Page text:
- In the kitchen, I fill a large bowl daily with water from cooking veggies, running the tap for various functions, and add cold tea or coffee dregs from cups. There’s often nutrients in this concoction that my plants love!
- When cleaning out dog bowls, flower vases, and fish tanks, tip this nutrient-rich water into gardens for a boost.
Conserve the moisture you’ve got.
Once you’ve captured rainwater, these strategies can help minimize transpiration from plants or evaporation from soil surfaces:
- Grow ground covers or living mulch such as perennial native grasses and low-water needs plants to cover and shade the soil.
- Add a layer of mulch after rain to lock in the moisture and maintain cooler, consistent soil temperature.
- Add organic matter and compost to your soil. This acts as a sponge, releasing moisture gradually to plants over time. The higher the humus content of your soil, the more water it holds.
- Grow shade traps and windbreaks to protect and filter hot sun and winds from plants. This helps reduce heat stress and transpiration. For example, I’ve found by growing sun-loving fruit trees like citrus on our hot western side of garden beds (southern hemisphere), they create shady microclimates for shade-loving edibles like ginger and turmeric, which I position on the eastern side of the beds. I’ve noticed at least a 5°C (41°F) cooler temperature difference between the beds in the shade!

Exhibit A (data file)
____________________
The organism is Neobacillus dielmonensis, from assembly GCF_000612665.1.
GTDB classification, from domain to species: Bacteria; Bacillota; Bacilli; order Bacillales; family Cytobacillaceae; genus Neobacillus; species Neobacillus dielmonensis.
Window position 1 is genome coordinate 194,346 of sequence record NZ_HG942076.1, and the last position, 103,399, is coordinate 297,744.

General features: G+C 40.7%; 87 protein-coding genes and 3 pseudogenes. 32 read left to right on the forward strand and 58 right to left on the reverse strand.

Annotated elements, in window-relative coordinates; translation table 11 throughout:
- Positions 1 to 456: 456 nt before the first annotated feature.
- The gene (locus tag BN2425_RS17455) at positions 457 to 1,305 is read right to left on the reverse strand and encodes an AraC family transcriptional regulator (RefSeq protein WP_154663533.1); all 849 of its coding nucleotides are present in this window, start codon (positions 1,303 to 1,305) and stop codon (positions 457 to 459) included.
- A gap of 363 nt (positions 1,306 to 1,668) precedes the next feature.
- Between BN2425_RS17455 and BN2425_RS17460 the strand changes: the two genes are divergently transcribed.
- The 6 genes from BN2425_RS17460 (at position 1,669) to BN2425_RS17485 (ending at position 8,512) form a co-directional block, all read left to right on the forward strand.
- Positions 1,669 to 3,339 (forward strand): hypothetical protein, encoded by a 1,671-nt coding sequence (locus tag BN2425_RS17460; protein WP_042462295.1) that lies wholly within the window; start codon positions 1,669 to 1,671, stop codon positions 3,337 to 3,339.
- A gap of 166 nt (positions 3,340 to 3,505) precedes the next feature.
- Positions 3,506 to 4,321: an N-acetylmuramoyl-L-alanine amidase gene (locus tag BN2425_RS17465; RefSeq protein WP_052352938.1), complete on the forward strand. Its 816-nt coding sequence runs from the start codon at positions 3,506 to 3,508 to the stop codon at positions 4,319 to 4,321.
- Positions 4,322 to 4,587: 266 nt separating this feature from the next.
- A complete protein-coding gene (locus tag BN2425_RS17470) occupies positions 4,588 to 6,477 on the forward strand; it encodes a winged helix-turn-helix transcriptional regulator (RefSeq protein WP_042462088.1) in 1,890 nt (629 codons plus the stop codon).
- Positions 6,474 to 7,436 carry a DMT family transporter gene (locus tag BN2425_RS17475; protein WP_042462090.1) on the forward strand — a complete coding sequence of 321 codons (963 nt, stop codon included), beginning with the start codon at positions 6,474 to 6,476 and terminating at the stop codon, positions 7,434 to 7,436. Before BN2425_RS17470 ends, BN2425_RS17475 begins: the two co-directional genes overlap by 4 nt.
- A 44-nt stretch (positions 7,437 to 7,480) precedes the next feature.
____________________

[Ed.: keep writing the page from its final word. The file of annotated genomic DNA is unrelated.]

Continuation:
We may be living with climate extremes for some time to come, so utilizing strategies like these may help your garden survive and even thrive. In part 2, we’ll look at using microclimates, plant selection, and downscaling strategies to cope with drought.
Look for part two on Wednesday.